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Statistical Signal Processing for Neuroscience and Neurotechnology

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systems.

Introduction

Karim G. Oweiss

1.1 Background

Have you ever wondered what makes the human brain so unique compared to nonhuman brains with similar building blocks when it comes to the many complex functions it can undertake, such as instantaneously recognizing faces, reading a piece of text, or playing a piano piece with seemingly very little effort? Although this long-standing question governs the founding principles of many areas of neuroscience, the last two decades have witnessed a paradigm shift in the way we seek to answer it, along with many others.

For over a hundred years, it was believed that profound understanding of the neurophysiological mechanisms underlying behavior required monitoring the activity of the brain's basic computational unit, the neuron. Since the late 1950s, techniques for intra- and extracellular recording of single-unit activity have dominated the analysis of brain function because of perfection in isolating and characterizing individual neurons' physiological and anatomical characteristics (Gesteland et al. (1959); Giacobini et al. (1963); Evarts (1968); Fetz and Finocchio (1971)). Many remarkable findings have fundamentally rested on the success of these techniques and have largely contributed to the foundation of many areas of neuroscience, such as computational and systems neuroscience.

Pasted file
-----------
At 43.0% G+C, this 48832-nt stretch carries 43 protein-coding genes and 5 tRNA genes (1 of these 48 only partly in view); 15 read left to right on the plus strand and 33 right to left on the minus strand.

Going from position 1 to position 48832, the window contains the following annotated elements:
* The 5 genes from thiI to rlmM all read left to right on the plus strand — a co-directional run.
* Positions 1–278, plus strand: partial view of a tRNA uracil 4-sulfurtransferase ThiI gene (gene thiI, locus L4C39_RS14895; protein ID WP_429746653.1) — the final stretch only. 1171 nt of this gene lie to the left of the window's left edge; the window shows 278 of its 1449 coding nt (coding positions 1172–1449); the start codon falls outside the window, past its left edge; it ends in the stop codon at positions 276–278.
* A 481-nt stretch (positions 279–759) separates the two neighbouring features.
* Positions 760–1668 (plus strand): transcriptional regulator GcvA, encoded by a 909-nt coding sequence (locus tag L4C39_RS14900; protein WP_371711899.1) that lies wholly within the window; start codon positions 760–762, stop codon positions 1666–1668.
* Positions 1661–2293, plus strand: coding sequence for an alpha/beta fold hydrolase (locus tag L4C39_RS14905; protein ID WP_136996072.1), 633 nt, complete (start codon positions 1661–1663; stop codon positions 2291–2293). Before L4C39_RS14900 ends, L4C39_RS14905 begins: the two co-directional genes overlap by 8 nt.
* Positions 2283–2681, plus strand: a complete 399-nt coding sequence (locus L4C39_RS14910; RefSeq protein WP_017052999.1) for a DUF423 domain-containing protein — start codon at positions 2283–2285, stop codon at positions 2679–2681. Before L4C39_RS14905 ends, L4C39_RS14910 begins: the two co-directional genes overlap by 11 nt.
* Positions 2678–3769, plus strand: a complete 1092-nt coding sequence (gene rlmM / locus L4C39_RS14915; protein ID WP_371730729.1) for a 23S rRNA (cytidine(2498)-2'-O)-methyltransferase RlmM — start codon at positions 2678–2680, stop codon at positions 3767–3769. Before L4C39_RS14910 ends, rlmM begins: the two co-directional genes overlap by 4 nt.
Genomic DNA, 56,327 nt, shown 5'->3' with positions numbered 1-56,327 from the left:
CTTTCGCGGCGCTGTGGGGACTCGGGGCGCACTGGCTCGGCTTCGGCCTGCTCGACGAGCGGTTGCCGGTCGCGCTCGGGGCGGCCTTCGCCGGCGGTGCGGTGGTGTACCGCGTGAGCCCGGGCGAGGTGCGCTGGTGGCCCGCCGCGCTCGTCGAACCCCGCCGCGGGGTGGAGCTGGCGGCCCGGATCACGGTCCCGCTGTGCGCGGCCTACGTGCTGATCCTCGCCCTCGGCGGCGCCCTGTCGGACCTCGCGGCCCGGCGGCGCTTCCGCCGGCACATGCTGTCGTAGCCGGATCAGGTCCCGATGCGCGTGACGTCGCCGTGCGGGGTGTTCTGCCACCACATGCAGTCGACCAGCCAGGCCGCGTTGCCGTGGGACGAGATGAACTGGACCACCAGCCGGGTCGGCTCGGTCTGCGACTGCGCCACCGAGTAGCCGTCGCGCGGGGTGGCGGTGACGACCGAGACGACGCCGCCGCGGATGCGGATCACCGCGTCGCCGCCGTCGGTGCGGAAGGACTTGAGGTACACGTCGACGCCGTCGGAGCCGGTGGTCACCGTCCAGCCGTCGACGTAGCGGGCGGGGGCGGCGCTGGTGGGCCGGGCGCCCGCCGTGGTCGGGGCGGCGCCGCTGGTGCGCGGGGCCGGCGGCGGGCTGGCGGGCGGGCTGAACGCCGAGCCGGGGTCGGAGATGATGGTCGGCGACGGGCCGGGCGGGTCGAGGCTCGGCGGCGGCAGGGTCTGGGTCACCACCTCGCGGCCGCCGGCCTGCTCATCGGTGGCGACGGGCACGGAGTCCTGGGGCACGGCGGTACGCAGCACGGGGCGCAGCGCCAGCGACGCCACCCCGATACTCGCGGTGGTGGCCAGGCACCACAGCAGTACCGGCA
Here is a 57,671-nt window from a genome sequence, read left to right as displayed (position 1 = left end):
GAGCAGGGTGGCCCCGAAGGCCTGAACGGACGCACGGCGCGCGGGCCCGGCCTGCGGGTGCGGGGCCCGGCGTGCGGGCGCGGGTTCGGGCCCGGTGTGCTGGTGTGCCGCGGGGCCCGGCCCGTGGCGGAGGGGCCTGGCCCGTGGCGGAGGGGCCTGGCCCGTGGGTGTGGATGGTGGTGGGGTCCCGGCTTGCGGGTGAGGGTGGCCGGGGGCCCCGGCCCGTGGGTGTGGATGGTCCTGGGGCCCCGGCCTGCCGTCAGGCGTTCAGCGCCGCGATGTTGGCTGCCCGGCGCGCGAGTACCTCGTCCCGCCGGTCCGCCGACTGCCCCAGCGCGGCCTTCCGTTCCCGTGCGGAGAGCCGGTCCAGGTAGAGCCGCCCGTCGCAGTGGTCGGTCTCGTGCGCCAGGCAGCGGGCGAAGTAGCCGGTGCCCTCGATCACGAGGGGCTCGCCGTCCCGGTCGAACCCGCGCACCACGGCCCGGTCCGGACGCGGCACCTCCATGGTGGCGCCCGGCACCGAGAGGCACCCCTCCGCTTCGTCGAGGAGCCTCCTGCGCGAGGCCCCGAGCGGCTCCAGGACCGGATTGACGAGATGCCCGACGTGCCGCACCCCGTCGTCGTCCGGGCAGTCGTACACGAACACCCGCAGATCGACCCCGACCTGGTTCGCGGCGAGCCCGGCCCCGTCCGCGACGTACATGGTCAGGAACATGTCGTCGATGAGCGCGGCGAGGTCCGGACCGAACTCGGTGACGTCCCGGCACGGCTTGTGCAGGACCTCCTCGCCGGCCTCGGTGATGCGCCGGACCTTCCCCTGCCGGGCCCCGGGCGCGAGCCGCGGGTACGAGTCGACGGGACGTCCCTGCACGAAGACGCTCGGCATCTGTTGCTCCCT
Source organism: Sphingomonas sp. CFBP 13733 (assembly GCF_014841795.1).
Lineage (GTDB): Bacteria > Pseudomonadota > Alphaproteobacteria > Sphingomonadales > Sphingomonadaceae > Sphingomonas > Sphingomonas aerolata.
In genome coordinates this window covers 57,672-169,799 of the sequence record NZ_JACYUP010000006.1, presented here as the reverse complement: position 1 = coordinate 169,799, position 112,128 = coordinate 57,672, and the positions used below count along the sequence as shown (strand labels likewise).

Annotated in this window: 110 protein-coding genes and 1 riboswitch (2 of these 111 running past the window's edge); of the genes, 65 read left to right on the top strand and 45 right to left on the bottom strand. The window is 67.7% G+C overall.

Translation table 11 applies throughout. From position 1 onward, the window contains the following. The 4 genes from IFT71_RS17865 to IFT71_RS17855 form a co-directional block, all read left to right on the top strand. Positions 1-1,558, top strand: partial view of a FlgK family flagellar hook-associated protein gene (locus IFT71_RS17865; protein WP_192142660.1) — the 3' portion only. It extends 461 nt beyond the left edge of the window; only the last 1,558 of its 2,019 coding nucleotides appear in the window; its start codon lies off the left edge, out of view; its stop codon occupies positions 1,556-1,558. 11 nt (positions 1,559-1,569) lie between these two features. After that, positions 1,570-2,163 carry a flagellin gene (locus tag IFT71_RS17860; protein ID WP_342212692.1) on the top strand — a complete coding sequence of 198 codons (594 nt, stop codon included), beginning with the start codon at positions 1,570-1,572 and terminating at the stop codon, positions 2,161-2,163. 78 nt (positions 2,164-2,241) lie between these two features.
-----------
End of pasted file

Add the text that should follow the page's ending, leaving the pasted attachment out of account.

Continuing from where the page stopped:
Monitoring the activity of a single unit while subjects perform certain tasks, however, hardly permits gaining insight into the dynamics of the underlying neural system. It is widely accepted that such insight is contingent upon the scrutiny of the collective and coordinated activity of many neural elements, ranging from single units to small voxels of neural tissue, many of which may not be locally observed. Not surprisingly, there has been a persistent need to simultaneously monitor the coordinated activity of these elements—within and across multiple areas—to gain a better understanding of the mechanisms underlying complex functions such as perception, learning, and motor processing.